“Marshal Dear” is another ironic-but-still-appropriate moment that ends off the album. The bass and guitars are set aside in light of a piano ballad (although these elements are still involved on the track). In my opinion, this song could be titled “Waiting For a Sign, Pt. 2”, for Beth sings with the same pleading tone on this song. However, instead of actually “begging” this time around, Beth is crying for a silent revolution by stating “I hope you’re breathing you’re last breath/Oh Marshal Dear”. The urgency that runs through the veins of this entire album is still present up to this moment. However, in lieu of screaming and screeching guitars demanding the attention of us as the listener, the somberness of Beth’s voice grabs us just as much, if not MORE, sort of like a silent child that was tortured for years but never acted out. You know that something is wrong and you expect an outburst from the child at anytime, you just do not know when or what is going to occur.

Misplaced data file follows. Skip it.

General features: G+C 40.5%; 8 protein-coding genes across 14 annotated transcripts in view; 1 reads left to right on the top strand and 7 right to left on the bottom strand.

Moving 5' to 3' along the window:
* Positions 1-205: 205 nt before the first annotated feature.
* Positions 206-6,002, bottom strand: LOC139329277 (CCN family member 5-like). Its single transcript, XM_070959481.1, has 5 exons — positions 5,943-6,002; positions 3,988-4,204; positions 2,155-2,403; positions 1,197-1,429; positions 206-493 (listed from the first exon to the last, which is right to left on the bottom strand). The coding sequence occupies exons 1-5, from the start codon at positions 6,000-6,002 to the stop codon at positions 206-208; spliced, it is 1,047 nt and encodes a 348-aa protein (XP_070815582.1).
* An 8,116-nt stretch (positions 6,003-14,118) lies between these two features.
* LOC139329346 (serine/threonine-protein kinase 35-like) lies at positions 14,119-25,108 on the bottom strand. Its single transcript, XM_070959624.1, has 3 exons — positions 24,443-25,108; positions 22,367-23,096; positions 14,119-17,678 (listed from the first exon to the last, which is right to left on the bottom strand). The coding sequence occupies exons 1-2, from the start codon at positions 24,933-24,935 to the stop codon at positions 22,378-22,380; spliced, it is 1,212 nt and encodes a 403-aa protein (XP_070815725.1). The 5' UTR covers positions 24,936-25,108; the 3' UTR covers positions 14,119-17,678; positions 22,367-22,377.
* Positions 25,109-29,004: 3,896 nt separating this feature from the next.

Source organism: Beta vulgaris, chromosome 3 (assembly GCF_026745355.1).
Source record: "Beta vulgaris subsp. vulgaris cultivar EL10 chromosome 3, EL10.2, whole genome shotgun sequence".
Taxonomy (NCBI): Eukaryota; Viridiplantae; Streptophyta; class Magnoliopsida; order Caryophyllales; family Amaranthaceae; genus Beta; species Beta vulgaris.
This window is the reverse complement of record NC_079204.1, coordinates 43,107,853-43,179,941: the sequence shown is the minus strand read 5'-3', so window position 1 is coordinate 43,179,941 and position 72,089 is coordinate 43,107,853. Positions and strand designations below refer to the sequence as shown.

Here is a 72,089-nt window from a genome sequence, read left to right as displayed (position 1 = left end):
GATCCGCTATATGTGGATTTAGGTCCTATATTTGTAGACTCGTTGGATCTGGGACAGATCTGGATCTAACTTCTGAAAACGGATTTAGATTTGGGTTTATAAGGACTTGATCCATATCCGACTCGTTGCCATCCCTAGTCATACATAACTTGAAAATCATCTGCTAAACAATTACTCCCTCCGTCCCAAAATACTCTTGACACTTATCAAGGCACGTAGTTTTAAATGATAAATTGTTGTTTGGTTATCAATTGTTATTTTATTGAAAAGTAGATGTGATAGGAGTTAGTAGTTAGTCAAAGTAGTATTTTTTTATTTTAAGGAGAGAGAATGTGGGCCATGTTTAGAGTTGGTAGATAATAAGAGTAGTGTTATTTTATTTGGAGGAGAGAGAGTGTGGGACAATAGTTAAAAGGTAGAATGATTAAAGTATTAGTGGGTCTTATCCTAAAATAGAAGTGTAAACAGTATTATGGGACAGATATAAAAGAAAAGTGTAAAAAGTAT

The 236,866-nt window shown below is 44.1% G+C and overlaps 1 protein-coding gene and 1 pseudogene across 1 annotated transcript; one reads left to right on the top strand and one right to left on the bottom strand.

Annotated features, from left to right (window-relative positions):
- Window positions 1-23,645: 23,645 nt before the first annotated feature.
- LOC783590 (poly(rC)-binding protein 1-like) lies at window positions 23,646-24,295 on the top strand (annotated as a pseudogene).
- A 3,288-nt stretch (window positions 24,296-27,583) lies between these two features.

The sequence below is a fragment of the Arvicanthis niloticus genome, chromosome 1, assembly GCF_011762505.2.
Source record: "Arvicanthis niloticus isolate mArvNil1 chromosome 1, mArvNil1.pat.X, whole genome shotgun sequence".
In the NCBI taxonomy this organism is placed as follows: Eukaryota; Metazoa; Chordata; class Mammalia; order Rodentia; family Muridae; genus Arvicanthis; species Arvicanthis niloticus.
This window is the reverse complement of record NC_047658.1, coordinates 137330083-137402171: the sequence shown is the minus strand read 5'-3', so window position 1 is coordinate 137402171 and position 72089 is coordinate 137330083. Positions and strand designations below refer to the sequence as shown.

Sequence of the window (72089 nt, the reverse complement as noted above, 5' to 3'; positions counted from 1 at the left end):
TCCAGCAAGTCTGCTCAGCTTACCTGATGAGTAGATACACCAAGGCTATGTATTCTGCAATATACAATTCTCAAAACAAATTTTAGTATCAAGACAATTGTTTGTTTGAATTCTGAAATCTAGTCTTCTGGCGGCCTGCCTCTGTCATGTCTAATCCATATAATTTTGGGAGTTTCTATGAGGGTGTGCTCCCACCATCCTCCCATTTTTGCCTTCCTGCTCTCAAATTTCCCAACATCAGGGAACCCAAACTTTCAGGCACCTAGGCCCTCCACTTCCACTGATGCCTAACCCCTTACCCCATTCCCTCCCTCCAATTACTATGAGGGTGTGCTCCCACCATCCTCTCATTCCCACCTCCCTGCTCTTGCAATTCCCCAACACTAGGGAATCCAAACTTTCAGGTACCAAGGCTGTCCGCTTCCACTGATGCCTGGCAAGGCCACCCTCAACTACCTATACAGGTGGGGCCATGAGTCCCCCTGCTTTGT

The ONLY thing that may “bug” some people about this album (and it really shouldn’t) is the derivative nature of some of the songs on here. Some people may cry “oh, too much Joy Division, too much Bauhaus, blah blah BLAH.” And while some of the melodies on here may be a little too close for comfort to some of the band’s influences (as observed by Anthony Fantano of theneedledrop) it still does not take away from the overarching concept of the album. Savages managed to make one of the sharpest, strongest, ferocious and most demanding statements in rock; one that has not been made in years. This makes me excited, not only about what the plan to do next, but also how Savages plan to leave there mark on the world, even if it is burning. Similar to Godspeed You! Black Emperor’s Alleujah! Don’t Bend, Ascend!, Silence Yourself may not be what is wanted in rock at the moment, but it is for damn sure what is needed.
- Edginess? Check. Musicianship? Check. Best bass playing all year? Check. Songwriting? Check. I could go on and on about the positives on this album, but if these things appeal to you, I shouldn’t need to. Buy it. Listen to it. Start a Revolution.
- Some folks may find some of the similarities to bands such as Joy Division and Sioux and the Banshees too distracting. While this is understandable, I would urge those who cannot get past the sound of Savages post-punk pioneer influences to spend time with the album. Trust me, you won’t regret it.